Diagnosis and management of unexplained infertility: an update.

The Egyptian IVF-ET Center, 3 Street 161, Hadayek El-Maadi, Maadi, Cairo 11431, Egypt.
Archives of Gynecology and Obstetrics (Impact Factor: 1.33). 03/2003; 267(4):177-88. DOI: 10.1007/s00404-002-0300-0
Source: PubMed

ABSTRACT Unexplained infertility constitutes around 15% of patients presenting with infertility. A lack of agreement exists among infertility specialists with regard to the diagnostic tests to be performed and their prognostic value as well as criteria of normality. It seems that serum progesterone for detection of ovulation, hysterosalpingography and or laparoscopy for tubal patency and semen analysis are the basic tests for diagnosis of unexplained infertility. Expectant treatment is the option of choice for young patients with short period of infertility. The spontaneous pregnancy rate is very high in this group of patients. The world literature have shown that controlled ovarian hyperstimulation and intrauterine insemination (COH and IUI) is an effective treatment of unexplained infertility. According to the available data, this procedure could be limited to three trials. There is evidence that both COH and IUI are important independent positive factors in achieving better pregnancy rate in unexplained infertility. If the above measures fail to achieve pregnancy, GIFT or IVF/ICSI could be performed as it yields a high pregnancy rate.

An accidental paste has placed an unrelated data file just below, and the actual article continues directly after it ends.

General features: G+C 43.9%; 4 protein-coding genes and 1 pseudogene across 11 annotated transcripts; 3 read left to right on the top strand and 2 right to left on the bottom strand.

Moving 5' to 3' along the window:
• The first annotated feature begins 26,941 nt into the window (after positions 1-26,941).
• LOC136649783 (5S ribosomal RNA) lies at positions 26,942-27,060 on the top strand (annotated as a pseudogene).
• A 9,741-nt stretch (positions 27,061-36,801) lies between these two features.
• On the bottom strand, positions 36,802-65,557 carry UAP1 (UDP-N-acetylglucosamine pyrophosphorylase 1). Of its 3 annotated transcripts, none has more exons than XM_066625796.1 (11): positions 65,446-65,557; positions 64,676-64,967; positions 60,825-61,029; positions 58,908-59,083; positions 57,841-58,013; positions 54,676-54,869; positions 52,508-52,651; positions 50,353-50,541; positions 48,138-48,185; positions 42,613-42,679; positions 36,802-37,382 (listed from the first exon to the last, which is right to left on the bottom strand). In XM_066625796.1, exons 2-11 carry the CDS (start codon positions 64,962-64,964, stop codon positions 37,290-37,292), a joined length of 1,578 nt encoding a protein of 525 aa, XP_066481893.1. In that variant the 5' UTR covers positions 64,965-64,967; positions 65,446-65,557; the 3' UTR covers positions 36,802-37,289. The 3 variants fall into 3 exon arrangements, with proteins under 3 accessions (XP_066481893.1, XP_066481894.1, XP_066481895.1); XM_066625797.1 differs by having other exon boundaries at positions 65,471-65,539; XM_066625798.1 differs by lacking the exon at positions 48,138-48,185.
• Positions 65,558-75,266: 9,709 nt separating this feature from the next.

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    ABSTRACT: This study was designed to evaluate the role of hysteroscopy and endometrial biopsy in women with unexplained infertility. Women with unexplained infertility were included in this prospective study, evaluated with transvaginal sonography and diagnostic hysteroscopy. Diagnostic hysteroscopy was performed between the 7th and 11th day of the cycle. The criteria for hysteroscopic findings were based on the cervical canal, uterine cavity, endometrium, visualization of the ostium tubae and lesions of the utero-tubal junction. After the hysteroscopic examination, endometrial biopsy was performed using a Pipelle(®) endometrial suction curette. Patients were classified according to the hysteroscopy results into four groups: patients with no abnormality detected (14), patients with cervical abnormalities (six), patients with endometrial abnormalities (73) and patients with uterine abnormalities (seven). One hundred women with unexplained infertility were included. All patients underwent diagnostic hysteroscopy, except for seven patients: six patients had stenotic external or internal cervical ostium and one had inadequate visualization as the uterine cavity was filled with blood. Based on hysteroscopic findings, 31 patients were finally diagnosed with endometrial polyps; 14 endometritis; 15 endometrial hyperplasia; six submucous myomas; seven intrauterine synechiae (73 cases = endometrial abnormalities group); seven congenital uterine anomalies (uterine abnormalities group), six cervical stenosis (cervical abnormalities group) and 14 women without any uterine abnormalities (no abnormalities group). Analysis of samples obtained using the Pipelle(®) endometrial suction curette was non-diagnostic in 16 cases; the most common endometrial pathological feature detected by this analysis was endometritis (15 %). Routine hysteroscopy and endometrial biopsy should be used as a basic part of the work-up for women with unexplained infertility.